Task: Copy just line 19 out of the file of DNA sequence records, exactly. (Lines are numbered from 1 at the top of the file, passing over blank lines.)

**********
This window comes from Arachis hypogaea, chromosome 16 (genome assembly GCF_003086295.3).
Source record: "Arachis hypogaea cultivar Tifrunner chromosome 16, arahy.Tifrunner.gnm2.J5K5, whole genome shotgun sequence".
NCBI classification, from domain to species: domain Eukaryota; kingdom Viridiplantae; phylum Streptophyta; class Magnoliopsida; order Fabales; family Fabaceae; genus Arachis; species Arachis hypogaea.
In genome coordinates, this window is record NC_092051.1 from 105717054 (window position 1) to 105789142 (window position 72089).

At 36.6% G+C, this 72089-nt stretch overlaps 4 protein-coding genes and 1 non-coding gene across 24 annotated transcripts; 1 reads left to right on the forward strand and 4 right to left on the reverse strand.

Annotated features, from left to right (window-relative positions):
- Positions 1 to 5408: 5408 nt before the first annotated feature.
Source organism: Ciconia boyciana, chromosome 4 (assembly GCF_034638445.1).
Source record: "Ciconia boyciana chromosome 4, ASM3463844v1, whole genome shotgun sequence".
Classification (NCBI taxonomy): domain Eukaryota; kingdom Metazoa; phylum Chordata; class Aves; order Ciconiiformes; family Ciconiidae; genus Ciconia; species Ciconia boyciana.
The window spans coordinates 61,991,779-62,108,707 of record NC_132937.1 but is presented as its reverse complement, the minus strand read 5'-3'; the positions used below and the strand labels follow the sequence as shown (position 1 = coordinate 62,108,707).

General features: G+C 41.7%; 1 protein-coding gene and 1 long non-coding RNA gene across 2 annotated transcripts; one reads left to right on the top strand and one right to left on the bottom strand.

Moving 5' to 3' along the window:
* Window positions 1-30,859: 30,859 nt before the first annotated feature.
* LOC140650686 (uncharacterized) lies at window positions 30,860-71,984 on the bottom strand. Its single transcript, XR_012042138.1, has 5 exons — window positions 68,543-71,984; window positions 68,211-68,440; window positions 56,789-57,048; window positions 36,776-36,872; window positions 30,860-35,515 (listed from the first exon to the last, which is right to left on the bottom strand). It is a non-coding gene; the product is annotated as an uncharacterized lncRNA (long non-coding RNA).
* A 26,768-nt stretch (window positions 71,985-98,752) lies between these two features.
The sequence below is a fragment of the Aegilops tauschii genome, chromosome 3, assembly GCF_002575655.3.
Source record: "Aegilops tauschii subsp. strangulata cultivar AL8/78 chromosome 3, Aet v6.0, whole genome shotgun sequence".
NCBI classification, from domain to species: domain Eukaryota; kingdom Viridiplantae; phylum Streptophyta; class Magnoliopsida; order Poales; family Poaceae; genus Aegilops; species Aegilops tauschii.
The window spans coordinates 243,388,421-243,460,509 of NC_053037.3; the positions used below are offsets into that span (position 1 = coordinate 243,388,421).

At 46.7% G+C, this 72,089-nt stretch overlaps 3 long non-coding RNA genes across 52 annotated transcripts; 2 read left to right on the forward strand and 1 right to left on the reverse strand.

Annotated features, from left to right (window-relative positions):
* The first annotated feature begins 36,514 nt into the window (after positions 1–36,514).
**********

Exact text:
NCBI classification, from domain to species: domain Eukaryota; kingdom Viridiplantae; phylum Streptophyta; class Magnoliopsida; order Poales; family Poaceae; genus Aegilops; species Aegilops tauschii.